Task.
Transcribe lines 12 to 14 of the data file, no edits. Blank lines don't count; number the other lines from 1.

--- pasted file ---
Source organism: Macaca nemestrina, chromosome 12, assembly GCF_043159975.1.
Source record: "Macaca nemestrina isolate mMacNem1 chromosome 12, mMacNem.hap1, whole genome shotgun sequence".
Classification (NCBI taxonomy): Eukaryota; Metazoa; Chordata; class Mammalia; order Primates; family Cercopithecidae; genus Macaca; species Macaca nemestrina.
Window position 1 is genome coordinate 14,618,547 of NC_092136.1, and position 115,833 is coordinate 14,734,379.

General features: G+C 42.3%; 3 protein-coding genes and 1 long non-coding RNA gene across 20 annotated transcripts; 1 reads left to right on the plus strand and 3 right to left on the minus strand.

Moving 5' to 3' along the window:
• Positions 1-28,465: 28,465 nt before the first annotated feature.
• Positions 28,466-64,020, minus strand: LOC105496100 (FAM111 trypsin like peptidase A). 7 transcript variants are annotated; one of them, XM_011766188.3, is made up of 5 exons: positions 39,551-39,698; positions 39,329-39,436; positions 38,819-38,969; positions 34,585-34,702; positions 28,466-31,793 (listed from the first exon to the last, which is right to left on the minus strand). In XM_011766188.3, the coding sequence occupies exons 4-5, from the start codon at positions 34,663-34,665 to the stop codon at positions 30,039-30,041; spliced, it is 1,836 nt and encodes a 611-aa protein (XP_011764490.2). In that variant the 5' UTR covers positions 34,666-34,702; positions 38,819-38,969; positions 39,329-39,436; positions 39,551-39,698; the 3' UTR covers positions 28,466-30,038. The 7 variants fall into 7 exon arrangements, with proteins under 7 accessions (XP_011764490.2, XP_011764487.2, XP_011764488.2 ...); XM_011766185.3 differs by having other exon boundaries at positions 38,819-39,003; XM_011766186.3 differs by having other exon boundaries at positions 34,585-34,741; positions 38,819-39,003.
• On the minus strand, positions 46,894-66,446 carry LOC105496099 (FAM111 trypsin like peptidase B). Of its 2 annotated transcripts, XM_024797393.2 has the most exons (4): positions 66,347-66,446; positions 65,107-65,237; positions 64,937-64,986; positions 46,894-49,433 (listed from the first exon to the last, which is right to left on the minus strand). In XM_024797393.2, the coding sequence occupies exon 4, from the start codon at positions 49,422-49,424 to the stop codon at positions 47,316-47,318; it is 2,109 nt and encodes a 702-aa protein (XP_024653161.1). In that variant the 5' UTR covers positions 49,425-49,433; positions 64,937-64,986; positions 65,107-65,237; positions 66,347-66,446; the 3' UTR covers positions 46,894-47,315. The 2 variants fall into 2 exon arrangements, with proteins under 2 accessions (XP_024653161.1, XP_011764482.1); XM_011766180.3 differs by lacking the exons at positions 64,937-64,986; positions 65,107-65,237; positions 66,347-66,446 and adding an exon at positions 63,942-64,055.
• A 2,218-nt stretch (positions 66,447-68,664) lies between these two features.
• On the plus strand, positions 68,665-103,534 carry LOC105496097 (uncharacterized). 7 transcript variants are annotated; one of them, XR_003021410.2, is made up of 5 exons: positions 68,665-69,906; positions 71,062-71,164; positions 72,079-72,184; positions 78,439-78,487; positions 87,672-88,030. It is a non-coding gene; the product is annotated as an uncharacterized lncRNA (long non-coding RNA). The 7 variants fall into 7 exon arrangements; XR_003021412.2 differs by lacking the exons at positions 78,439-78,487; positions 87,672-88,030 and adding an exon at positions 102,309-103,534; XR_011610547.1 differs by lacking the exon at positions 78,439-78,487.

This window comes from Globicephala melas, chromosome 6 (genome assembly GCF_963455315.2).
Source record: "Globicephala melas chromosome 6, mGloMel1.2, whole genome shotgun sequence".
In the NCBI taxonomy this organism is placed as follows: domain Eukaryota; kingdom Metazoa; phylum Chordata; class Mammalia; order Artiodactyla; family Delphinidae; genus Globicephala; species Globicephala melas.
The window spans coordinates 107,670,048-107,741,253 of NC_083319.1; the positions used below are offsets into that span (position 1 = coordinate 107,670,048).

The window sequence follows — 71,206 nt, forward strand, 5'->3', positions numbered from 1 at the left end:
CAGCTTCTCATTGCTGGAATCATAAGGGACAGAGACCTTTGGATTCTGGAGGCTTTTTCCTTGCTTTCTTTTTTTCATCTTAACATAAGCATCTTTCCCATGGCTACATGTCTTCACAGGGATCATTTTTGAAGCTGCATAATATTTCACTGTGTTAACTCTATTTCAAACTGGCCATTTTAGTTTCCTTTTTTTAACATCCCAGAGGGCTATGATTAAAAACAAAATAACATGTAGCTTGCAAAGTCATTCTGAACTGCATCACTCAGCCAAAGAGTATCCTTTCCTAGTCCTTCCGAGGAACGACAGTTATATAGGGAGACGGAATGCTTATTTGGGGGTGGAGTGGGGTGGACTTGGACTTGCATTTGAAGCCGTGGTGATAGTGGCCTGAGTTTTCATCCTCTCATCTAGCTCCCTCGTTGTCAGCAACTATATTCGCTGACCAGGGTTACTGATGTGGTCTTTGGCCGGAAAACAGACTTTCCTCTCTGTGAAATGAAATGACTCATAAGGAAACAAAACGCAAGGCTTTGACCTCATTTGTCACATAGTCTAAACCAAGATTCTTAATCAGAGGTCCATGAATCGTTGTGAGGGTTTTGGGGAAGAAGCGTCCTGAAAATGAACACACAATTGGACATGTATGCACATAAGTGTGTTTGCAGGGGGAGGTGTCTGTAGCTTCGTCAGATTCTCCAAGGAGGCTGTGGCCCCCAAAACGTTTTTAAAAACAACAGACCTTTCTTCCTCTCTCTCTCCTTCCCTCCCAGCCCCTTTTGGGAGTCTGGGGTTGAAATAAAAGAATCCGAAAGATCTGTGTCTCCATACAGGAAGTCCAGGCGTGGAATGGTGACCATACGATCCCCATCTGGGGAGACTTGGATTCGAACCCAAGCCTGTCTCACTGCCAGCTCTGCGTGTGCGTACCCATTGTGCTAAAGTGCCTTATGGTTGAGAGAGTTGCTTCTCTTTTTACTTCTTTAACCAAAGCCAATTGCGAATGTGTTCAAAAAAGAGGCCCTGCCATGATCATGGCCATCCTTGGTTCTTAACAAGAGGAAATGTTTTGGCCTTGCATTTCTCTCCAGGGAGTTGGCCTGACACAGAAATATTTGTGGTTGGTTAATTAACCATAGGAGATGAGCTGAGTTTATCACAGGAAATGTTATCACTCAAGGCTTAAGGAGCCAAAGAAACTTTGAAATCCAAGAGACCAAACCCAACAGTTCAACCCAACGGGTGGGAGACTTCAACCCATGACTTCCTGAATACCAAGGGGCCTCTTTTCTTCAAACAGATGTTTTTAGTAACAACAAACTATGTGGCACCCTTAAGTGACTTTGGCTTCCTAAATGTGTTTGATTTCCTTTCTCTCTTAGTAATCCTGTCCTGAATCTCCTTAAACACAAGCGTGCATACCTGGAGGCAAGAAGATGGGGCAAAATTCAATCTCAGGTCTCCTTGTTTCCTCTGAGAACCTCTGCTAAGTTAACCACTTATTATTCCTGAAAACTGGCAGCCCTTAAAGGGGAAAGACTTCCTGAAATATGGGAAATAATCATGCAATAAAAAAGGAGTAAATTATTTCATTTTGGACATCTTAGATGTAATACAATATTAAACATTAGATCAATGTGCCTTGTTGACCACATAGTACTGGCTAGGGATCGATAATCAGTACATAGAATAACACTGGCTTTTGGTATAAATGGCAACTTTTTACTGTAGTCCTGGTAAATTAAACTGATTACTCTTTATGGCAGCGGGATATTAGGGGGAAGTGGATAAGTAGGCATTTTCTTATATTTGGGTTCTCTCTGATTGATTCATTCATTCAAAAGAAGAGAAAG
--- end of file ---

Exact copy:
This window comes from Globicephala melas, chromosome 6 (genome assembly GCF_963455315.2).
Source record: "Globicephala melas chromosome 6, mGloMel1.2, whole genome shotgun sequence".
In the NCBI taxonomy this organism is placed as follows: domain Eukaryota; kingdom Metazoa; phylum Chordata; class Mammalia; order Artiodactyla; family Delphinidae; genus Globicephala; species Globicephala melas.